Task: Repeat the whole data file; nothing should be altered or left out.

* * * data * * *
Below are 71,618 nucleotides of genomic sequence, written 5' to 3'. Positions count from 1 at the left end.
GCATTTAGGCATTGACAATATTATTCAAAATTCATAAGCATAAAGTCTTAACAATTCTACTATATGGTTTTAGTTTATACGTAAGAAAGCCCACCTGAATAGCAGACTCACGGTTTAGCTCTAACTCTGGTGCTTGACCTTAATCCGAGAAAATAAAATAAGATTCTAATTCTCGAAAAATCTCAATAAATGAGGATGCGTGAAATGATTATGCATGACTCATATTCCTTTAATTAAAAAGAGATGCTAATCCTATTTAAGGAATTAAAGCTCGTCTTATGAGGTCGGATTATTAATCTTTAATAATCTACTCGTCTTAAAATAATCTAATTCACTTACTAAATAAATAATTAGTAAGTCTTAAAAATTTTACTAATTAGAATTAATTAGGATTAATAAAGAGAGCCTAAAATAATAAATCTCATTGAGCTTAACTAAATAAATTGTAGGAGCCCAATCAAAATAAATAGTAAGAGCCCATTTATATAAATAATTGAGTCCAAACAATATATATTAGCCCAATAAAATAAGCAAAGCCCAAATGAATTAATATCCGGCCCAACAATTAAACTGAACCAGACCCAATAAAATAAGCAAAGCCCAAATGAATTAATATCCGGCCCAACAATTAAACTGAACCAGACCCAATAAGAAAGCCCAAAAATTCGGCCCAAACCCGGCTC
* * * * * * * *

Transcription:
Below are 71,618 nucleotides of genomic sequence, written 5' to 3'. Positions count from 1 at the left end.
GCATTTAGGCATTGACAATATTATTCAAAATTCATAAGCATAAAGTCTTAACAATTCTACTATATGGTTTTAGTTTATACGTAAGAAAGCCCACCTGAATAGCAGACTCACGGTTTAGCTCTAACTCTGGTGCTTGACCTTAATCCGAGAAAATAAAATAAGATTCTAATTCTCGAAAAATCTCAATAAATGAGGATGCGTGAAATGATTATGCATGACTCATATTCCTTTAATTAAAAAGAGATGCTAATCCTATTTAAGGAATTAAAGCTCGTCTTATGAGGTCGGATTATTAATCTTTAATAATCTACTCGTCTTAAAATAATCTAATTCACTTACTAAATAAATAATTAGTAAGTCTTAAAAATTTTACTAATTAGAATTAATTAGGATTAATAAAGAGAGCCTAAAATAATAAATCTCATTGAGCTTAACTAAATAAATTGTAGGAGCCCAATCAAAATAAATAGTAAGAGCCCATTTATATAAATAATTGAGTCCAAACAATATATATTAGCCCAATAAAATAAGCAAAGCCCAAATGAATTAATATCCGGCCCAACAATTAAACTGAACCAGACCCAATAAAATAAGCAAAGCCCAAATGAATTAATATCCGGCCCAACAATTAAACTGAACCAGACCCAATAAGAAAGCCCAAAAATTCGGCCCAAACCCGGCTC